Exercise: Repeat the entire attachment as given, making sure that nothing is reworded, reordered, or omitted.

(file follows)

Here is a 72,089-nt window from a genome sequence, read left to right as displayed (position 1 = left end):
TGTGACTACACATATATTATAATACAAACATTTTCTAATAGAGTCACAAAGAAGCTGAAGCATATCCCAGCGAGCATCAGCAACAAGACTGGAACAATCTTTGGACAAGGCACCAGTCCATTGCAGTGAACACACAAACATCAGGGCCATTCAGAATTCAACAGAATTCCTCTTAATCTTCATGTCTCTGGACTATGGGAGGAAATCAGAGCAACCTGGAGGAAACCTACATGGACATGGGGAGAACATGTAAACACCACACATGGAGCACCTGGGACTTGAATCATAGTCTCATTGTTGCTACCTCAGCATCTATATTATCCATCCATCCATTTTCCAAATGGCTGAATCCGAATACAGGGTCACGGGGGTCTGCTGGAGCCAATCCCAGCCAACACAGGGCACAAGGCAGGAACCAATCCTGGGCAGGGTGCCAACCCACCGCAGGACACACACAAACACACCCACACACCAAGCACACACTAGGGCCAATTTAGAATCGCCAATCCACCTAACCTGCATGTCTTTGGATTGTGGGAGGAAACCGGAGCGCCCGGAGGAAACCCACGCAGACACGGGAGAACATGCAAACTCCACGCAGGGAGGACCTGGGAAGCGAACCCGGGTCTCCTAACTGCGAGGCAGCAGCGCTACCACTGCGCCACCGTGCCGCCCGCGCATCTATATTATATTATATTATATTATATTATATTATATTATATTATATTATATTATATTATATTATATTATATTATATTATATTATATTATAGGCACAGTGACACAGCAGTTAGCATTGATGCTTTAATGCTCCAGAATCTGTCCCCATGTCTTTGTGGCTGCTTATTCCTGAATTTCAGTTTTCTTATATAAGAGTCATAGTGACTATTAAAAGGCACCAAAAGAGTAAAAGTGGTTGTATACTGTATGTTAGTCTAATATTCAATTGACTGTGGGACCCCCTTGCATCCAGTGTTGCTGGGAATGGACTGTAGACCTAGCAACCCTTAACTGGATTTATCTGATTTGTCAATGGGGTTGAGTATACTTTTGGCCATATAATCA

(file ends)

Here is a 72,089-nt window from a genome sequence, read left to right as displayed (position 1 = left end):
TGTGACTACACATATATTATAATACAAACATTTTCTAATAGAGTCACAAAGAAGCTGAAGCATATCCCAGCGAGCATCAGCAACAAGACTGGAACAATCTTTGGACAAGGCACCAGTCCATTGCAGTGAACACACAAACATCAGGGCCATTCAGAATTCAACAGAATTCCTCTTAATCTTCATGTCTCTGGACTATGGGAGGAAATCAGAGCAACCTGGAGGAAACCTACATGGACATGGGGAGAACATGTAAACACCACACATGGAGCACCTGGGACTTGAATCATAGTCTCATTGTTGCTACCTCAGCATCTATATTATCCATCCATCCATTTTCCAAATGGCTGAATCCGAATACAGGGTCACGGGGGTCTGCTGGAGCCAATCCCAGCCAACACAGGGCACAAGGCAGGAACCAATCCTGGGCAGGGTGCCAACCCACCGCAGGACACACACAAACACACCCACACACCAAGCACACACTAGGGCCAATTTAGAATCGCCAATCCACCTAACCTGCATGTCTTTGGATTGTGGGAGGAAACCGGAGCGCCCGGAGGAAACCCACGCAGACACGGGAGAACATGCAAACTCCACGCAGGGAGGACCTGGGAAGCGAACCCGGGTCTCCTAACTGCGAGGCAGCAGCGCTACCACTGCGCCACCGTGCCGCCCGCGCATCTATATTATATTATATTATATTATATTATATTATATTATATTATATTATATTATATTATATTATATTATATTATATTATATTATATTATAGGCACAGTGACACAGCAGTTAGCATTGATGCTTTAATGCTCCAGAATCTGTCCCCATGTCTTTGTGGCTGCTTATTCCTGAATTTCAGTTTTCTTATATAAGAGTCATAGTGACTATTAAAAGGCACCAAAAGAGTAAAAGTGGTTGTATACTGTATGTTAGTCTAATATTCAATTGACTGTGGGACCCCCTTGCATCCAGTGTTGCTGGGAATGGACTGTAGACCTAGCAACCCTTAACTGGATTTATCTGATTTGTCAATGGGGTTGAGTATACTTTTGGCCATATAATCA